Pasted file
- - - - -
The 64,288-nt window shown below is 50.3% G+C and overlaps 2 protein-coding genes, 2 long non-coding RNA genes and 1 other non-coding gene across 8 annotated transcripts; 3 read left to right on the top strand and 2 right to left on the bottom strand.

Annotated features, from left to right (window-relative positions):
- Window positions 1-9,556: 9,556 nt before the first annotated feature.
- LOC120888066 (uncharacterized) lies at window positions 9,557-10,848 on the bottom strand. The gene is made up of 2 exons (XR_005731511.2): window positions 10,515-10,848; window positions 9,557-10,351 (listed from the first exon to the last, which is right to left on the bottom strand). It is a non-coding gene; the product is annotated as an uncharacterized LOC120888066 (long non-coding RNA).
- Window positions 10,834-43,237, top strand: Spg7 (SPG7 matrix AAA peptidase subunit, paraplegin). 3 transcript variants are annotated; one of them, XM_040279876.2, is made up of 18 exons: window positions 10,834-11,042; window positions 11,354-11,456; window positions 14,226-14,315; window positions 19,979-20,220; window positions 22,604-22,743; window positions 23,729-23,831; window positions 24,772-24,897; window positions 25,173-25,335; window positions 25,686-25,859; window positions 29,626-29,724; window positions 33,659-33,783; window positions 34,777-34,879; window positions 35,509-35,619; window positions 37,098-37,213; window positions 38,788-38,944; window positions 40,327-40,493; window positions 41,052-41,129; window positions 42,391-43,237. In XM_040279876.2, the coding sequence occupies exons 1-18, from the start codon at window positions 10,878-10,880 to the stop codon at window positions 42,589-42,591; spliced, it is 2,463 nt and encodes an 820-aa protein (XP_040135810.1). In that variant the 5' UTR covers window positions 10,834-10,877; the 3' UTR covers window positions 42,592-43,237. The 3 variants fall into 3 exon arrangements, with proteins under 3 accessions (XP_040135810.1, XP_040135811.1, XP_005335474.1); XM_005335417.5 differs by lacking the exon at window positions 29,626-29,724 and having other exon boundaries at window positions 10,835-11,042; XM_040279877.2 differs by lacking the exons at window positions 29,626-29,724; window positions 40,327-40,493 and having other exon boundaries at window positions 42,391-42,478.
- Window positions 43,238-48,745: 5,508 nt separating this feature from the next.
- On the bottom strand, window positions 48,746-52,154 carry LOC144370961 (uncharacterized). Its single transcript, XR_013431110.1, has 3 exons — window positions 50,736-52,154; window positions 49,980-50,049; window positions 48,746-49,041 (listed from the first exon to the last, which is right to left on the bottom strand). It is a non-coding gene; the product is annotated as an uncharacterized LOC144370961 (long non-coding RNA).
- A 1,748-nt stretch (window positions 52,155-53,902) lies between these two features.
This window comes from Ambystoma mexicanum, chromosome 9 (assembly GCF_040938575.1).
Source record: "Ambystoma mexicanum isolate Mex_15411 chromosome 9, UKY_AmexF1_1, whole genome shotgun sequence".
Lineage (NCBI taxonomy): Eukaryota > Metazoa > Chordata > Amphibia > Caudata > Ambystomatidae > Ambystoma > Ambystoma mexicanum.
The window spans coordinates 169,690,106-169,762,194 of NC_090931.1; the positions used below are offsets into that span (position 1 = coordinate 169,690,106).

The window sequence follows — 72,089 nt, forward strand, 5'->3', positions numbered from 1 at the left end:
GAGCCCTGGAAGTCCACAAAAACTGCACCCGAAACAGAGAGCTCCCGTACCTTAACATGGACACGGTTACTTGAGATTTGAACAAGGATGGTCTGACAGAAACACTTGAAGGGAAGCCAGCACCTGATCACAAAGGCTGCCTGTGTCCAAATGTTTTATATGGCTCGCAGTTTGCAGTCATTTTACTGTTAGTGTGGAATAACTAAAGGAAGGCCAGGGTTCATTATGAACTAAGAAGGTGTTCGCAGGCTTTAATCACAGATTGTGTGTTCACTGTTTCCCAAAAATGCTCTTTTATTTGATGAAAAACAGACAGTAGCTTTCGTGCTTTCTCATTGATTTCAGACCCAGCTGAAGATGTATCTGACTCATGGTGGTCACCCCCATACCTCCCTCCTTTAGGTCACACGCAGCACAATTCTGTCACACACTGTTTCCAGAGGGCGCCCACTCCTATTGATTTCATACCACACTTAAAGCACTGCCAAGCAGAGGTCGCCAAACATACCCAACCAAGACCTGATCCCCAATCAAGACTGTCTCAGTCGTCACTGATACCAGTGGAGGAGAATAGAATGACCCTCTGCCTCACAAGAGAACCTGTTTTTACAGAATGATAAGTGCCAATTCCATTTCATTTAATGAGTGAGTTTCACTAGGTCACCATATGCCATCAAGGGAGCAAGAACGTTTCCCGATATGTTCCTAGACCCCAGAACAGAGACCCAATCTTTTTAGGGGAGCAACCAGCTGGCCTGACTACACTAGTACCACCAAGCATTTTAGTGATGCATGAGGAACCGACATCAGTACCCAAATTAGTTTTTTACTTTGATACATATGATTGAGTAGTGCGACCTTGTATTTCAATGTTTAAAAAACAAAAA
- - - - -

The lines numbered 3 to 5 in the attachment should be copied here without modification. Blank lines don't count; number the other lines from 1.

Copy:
- Window positions 1-9,556: 9,556 nt before the first annotated feature.
- LOC120888066 (uncharacterized) lies at window positions 9,557-10,848 on the bottom strand. The gene is made up of 2 exons (XR_005731511.2): window positions 10,515-10,848; window positions 9,557-10,351 (listed from the first exon to the last, which is right to left on the bottom strand). It is a non-coding gene; the product is annotated as an uncharacterized LOC120888066 (long non-coding RNA).
- Window positions 10,834-43,237, top strand: Spg7 (SPG7 matrix AAA peptidase subunit, paraplegin). 3 transcript variants are annotated; one of them, XM_040279876.2, is made up of 18 exons: window positions 10,834-11,042; window positions 11,354-11,456; window positions 14,226-14,315; window positions 19,979-20,220; window positions 22,604-22,743; window positions 23,729-23,831; window positions 24,772-24,897; window positions 25,173-25,335; window positions 25,686-25,859; window positions 29,626-29,724; window positions 33,659-33,783; window positions 34,777-34,879; window positions 35,509-35,619; window positions 37,098-37,213; window positions 38,788-38,944; window positions 40,327-40,493; window positions 41,052-41,129; window positions 42,391-43,237. In XM_040279876.2, the coding sequence occupies exons 1-18, from the start codon at window positions 10,878-10,880 to the stop codon at window positions 42,589-42,591; spliced, it is 2,463 nt and encodes an 820-aa protein (XP_040135810.1). In that variant the 5' UTR covers window positions 10,834-10,877; the 3' UTR covers window positions 42,592-43,237. The 3 variants fall into 3 exon arrangements, with proteins under 3 accessions (XP_040135810.1, XP_040135811.1, XP_005335474.1); XM_005335417.5 differs by lacking the exon at window positions 29,626-29,724 and having other exon boundaries at window positions 10,835-11,042; XM_040279877.2 differs by lacking the exons at window positions 29,626-29,724; window positions 40,327-40,493 and having other exon boundaries at window positions 42,391-42,478.